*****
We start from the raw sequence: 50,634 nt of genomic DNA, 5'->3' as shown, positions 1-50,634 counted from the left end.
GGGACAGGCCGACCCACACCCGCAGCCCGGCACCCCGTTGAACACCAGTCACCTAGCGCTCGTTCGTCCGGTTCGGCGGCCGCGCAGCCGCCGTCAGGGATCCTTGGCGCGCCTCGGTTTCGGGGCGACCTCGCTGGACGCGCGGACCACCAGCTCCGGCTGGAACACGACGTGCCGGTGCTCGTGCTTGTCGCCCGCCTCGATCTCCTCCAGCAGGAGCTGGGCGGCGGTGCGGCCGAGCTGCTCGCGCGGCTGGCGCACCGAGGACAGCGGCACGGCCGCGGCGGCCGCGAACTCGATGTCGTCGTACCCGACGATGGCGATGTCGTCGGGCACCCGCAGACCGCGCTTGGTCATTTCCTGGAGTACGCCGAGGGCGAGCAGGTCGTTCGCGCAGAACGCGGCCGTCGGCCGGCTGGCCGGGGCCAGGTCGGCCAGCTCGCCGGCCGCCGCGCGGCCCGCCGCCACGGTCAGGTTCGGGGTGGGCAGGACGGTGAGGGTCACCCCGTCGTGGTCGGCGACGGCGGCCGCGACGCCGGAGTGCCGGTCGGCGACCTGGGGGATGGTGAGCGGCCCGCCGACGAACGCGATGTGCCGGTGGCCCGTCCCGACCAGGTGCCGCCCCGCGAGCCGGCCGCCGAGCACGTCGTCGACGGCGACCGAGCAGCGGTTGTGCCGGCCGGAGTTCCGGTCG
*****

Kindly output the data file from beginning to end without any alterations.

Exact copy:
We start from the raw sequence: 50,634 nt of genomic DNA, 5'->3' as shown, positions 1-50,634 counted from the left end.
GGGACAGGCCGACCCACACCCGCAGCCCGGCACCCCGTTGAACACCAGTCACCTAGCGCTCGTTCGTCCGGTTCGGCGGCCGCGCAGCCGCCGTCAGGGATCCTTGGCGCGCCTCGGTTTCGGGGCGACCTCGCTGGACGCGCGGACCACCAGCTCCGGCTGGAACACGACGTGCCGGTGCTCGTGCTTGTCGCCCGCCTCGATCTCCTCCAGCAGGAGCTGGGCGGCGGTGCGGCCGAGCTGCTCGCGCGGCTGGCGCACCGAGGACAGCGGCACGGCCGCGGCGGCCGCGAACTCGATGTCGTCGTACCCGACGATGGCGATGTCGTCGGGCACCCGCAGACCGCGCTTGGTCATTTCCTGGAGTACGCCGAGGGCGAGCAGGTCGTTCGCGCAGAACGCGGCCGTCGGCCGGCTGGCCGGGGCCAGGTCGGCCAGCTCGCCGGCCGCCGCGCGGCCCGCCGCCACGGTCAGGTTCGGGGTGGGCAGGACGGTGAGGGTCACCCCGTCGTGGTCGGCGACGGCGGCCGCGACGCCGGAGTGCCGGTCGGCGACCTGGGGGATGGTGAGCGGCCCGCCGACGAACGCGATGTGCCGGTGGCCCGTCCCGACCAGGTGCCGCCCCGCGAGCCGGCCGCCGAGCACGTCGTCGACGGCGACCGAGCAGCGGTTGTGCCGGCCGGAGTTCCGGTCG